Furthermore, there is a lack of compliance with legal standards in the Asia Pacific. This is apparent in the adoption of restrictive laws aimed at reducing the number of asylum-seekers reaching the border; and an increasing use of harsh detention practices[6]. There is a tendency to interpret the Refugee Convention definition narrowly, and recognition rates throughout Asia are extremely low.[7] Moreover, there are many legal and practical limitations on local integration that make resettlement the only possible durable solution for many, and in some cases leave the person in perpetual limbo with no available durable solution.

Public perception of refugees also creates a significant barrier to refugee protection in Asia. Among the general public there is little understanding of what a refugee is, and, generally, no distinction is made between the words refugee, asylum-seeker, economic migrant and illegal immigrant. Unfortunately, the same can often be said for the media and even the policy-makers discussing the issues.[8] There is little understanding of what a refugee is and why they need help, and little interest in raising awareness about refugees. Refugees are simply viewed as a burden.

Consideration of refugee protection issues and cooperation at the regional level in Asia is critical, but is not currently happening among States. States are consulting to a limited degree about prevention of trafficking and immigration enforcement through the ‘Bali process,’ but protection has for the most part not been included in these discussions or at best has been an afterthought. In this regard, it is exciting to see that civil society is taking the lead on regional strategy and collaboration through the APRRN Network. APRRN works under regional, sub-regional, and national strategies. There are similarities in challenges and opportunities that make collaboration at the sub-regional level important (South Asia, South-East Asia, East Asia, and Australia and the Pacific):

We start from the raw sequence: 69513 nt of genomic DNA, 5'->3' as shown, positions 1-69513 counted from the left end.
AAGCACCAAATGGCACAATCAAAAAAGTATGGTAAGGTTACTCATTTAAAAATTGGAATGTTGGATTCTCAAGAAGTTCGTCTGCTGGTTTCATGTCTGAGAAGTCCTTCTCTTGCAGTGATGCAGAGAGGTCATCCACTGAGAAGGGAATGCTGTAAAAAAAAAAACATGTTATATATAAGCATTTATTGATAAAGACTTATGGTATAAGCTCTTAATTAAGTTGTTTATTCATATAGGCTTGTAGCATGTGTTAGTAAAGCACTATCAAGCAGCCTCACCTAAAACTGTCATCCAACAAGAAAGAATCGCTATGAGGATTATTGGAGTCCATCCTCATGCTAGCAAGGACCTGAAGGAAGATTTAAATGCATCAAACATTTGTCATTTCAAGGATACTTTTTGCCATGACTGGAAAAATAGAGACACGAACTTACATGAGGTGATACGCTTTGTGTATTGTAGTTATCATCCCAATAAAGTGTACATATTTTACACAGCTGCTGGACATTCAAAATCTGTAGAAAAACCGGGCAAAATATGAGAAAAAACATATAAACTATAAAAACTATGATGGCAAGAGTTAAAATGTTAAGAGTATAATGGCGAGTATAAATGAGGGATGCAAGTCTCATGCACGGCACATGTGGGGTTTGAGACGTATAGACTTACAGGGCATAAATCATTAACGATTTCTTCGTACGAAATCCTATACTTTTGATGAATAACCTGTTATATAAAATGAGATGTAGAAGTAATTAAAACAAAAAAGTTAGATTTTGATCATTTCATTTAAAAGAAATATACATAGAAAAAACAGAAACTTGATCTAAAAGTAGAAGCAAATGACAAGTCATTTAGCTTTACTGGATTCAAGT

2. South Asia

South Asia is defined differently by different bodies, but for purposes of APRRN, it includes: Afghanistan, Bangladesh, Bhutan, India, Maldives, Nepal, Pakistan, and Sri Lanka. South Asia is extremely diverse with a number of different ethnicities and languages.

South Asia includes several major refugee-producing countries (Afghanistan, Sri Lanka, Nepal, Pakistan, Bhutan). Not surprisingly, almost none of the countries in this sub-region have signed the Refugee Convention. In fact, only one country has signed the Refugee Convention, and ironically, that country is also the country of origin of the largest number of refugees in the world: Afghanistan.[9]

3. South East Asia

South East Asia also has very few signatories to the Refugee Convention (only the Philippines, Cambodia, and Timor-Leste). South East Asia is also defined differently by different bodies, but for purposes of APRRN includes: Brunei Darussalam, Cambodia, Indonesia, People’s Democratic Republic of Lao, Malaysia, Myanmar, Philippines, Singapore, Thailand, Timor-Leste, and Viet Nam. The countries surrounding Myanmar in particular host large numbers of displaced people from that country, sometimes in camps, sometimes in urban environments, and sometimes in detention centers.[10] Many from Myanmar have had their citizenship denied and are stateless.[11]

Large numbers of the refugees in this region, as is also true in South Asia, remain unregistered and therefore invisible.[12] One of the reasons that many remain unregistered is the risk of arrest, detention, and possibly even expulsion from the country; forcing many to remain in hiding or at least avoid the capital cities where UNHCR’s offices are often located.[13] In this environment, a positive development and innovative one, is the initiation of “mobile registration”, which involves UNHCR traveling to places where asylum-seekers are located to register them there.